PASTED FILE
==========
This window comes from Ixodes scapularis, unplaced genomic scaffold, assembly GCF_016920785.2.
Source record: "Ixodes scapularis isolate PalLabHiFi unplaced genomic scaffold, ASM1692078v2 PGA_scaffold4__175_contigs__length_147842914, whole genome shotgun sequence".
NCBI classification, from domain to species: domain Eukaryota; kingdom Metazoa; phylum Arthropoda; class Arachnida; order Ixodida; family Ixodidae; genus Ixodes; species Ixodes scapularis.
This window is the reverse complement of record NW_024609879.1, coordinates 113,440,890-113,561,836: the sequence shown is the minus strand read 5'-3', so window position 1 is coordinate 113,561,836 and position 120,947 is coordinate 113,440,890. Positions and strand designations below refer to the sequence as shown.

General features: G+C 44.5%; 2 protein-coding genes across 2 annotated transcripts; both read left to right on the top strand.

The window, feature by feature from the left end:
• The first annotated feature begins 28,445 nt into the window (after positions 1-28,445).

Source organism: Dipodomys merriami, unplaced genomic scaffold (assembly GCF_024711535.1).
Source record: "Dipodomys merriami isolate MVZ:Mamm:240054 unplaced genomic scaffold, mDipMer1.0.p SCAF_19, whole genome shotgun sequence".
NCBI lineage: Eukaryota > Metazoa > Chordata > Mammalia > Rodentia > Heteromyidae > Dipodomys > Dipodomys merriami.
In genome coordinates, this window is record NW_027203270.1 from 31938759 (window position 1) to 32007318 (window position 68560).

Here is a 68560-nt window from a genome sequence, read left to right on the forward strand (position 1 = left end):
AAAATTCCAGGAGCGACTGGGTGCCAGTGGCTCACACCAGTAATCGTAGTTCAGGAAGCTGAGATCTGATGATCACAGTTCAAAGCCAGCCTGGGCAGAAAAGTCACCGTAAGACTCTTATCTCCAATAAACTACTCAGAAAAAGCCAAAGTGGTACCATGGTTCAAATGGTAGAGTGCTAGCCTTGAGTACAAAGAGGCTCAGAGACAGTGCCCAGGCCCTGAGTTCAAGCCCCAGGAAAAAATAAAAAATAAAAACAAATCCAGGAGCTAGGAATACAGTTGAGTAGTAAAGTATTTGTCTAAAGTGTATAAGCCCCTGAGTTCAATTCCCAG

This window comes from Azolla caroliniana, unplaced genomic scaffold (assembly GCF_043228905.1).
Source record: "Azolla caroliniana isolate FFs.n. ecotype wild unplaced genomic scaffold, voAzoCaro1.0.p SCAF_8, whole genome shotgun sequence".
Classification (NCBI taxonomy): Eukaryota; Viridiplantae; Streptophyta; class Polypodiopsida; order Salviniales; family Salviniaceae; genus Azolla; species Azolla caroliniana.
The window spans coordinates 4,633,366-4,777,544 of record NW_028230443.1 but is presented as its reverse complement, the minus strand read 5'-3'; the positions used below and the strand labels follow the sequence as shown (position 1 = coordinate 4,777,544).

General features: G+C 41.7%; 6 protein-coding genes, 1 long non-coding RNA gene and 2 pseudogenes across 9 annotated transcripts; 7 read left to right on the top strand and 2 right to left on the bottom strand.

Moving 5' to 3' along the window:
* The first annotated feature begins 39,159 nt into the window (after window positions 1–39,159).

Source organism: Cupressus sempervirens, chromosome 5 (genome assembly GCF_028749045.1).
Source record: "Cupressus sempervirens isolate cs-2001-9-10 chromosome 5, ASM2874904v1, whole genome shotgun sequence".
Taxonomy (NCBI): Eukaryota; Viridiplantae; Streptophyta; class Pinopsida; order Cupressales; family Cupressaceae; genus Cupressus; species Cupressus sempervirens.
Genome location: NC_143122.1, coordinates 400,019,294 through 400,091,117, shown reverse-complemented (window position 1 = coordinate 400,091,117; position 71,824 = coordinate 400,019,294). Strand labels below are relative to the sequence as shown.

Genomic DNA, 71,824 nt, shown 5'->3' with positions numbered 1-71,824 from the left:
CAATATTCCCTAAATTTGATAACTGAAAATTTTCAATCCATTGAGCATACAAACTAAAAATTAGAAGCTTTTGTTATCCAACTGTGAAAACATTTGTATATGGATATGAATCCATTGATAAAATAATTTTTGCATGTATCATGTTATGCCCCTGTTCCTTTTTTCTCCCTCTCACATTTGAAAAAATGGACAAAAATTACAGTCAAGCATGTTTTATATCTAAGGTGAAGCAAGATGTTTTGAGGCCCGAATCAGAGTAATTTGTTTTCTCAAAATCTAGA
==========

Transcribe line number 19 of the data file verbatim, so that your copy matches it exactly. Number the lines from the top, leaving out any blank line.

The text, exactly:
Moving 5' to 3' along the window: